Gaughan finds victory lane at Road America after challenging day
By NICHOLAS DETTMANN
ELKHART LAKE – A victory anywhere for Brendan Gaughan would’ve meant a lot to the 38-year-old Las Vegas native.
To pick up NASCAR Nationwide Series victory No. 1 at Road America, it was almost a dream come true.
“I’m floored right now,” Brendan Gaughan said moments winning Saturday’s Denver Gardner 200 Fired Up by Johnson. “I’m just so happy. I’m speechless for a change.”
And for those who’ve ever met Gaughan or seen or listened to an interview, that’s shocking.
Gaughan is often flamboyant, but most of all, almost always in good spirits and has a smile on his face, no matter what kind of struggles he has on the race track.
It was Gaughan’s first career Nationwide Series victory in his 98th start and his first NASCAR victory since winning a truck race in 2003.
Gaughan survived what was a challenging day for the drivers and NASCAR.
The race was delayed more than a hour even before the green flag dropped on the 50-lap event because of scattered rain. Then just beyond the halfway point, the clouds opened up and it rained over the 640-acre facility. That forced NASCAR to send all the drivers into the pits to change from the slick tires to the wets.
In five years of the event, a different and thrilling ending has taken place each time. Rain made its first appearance during the race. This year, for the third time in the event’s history, the race needed a green-white-checkered to settle on a winner.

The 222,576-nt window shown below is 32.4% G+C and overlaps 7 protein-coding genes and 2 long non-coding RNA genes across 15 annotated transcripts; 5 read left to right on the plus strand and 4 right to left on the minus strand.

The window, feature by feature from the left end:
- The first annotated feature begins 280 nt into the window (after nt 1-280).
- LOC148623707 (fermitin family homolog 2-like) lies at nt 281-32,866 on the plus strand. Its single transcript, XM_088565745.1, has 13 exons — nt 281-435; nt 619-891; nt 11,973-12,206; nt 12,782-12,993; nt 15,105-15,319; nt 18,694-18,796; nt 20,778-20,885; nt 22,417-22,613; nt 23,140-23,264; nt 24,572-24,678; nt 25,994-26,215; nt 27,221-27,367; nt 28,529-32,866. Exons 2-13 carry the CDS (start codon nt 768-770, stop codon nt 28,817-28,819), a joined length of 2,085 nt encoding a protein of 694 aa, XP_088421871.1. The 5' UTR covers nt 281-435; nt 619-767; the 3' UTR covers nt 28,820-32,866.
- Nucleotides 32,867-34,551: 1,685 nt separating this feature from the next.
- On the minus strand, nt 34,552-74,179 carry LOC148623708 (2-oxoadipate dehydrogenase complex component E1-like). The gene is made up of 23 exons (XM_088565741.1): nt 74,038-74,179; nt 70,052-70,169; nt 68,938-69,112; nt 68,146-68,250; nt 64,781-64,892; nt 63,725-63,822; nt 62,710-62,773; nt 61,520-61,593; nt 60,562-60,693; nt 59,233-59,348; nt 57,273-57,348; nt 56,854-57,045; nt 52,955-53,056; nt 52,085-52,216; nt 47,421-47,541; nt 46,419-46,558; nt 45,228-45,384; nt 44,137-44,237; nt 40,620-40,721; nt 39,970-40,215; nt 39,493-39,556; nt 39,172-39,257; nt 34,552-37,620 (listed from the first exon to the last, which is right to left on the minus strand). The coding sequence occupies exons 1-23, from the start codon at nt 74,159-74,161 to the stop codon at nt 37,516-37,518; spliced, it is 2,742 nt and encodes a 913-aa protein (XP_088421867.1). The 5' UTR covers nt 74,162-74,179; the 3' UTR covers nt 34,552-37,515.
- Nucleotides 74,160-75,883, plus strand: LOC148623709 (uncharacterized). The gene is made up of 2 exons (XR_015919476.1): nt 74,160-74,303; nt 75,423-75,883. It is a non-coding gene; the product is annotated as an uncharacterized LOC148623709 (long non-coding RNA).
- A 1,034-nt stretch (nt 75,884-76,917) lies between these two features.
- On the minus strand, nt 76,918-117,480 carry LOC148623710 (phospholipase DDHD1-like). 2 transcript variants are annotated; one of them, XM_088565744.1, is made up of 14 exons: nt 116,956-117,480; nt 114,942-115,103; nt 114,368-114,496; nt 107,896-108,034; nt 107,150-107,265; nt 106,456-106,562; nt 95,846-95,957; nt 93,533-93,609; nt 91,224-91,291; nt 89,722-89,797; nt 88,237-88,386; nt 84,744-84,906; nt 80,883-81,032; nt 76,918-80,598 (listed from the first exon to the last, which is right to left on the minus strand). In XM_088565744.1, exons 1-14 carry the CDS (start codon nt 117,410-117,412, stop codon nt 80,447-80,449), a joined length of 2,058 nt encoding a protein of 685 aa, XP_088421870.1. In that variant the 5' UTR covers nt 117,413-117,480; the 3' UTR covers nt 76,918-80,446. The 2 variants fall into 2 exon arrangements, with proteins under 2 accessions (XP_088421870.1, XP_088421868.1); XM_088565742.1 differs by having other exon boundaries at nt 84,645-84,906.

Drivers, especially NASCAR drivers, often say they are a fan of road-course racing, simply because it’s a change of pace, a different challenge.
And with a challenge like Road America, it’s a savoring feeling for drivers to test their wits on the historic road course.
Now imagine the challenge when it rains?
Gaughan was asked afterward if NASCAR should adopt more rain racing. He emphatically replied no, adding it’d be idiotic if you tried it on an oval.
The reason? Too many physics that work differently on an oval than on a road course. In addition, there is very little chance to establish a racing line in the wet on an oval.
It was just the third time in series history a race was run in wet conditions. The other two instances were in 2008 and 2009, both in Montreal.
“You’ve got to almost play it by ear,” Gaughan said about changing race strategy in rainy conditions.
Gaughan raced for much of his racing developmental years in Wisconsin, racing on the old off-road course inside the Road America facility. He’s also taught at the Skip Barber Racing school, which also has a facility at Road America.
Gaughan once called Road America and Wisconsin his second home.
“This is a special state to me,” Gaughan said. “A lot of my fans and friends are in Wisconsin.”
What we saw once again at Road America was another thrilling finish, a thrilling race overall.
What could possibly be in store next year?
Follow Nicholas on Twitter: @dettmann_wbdn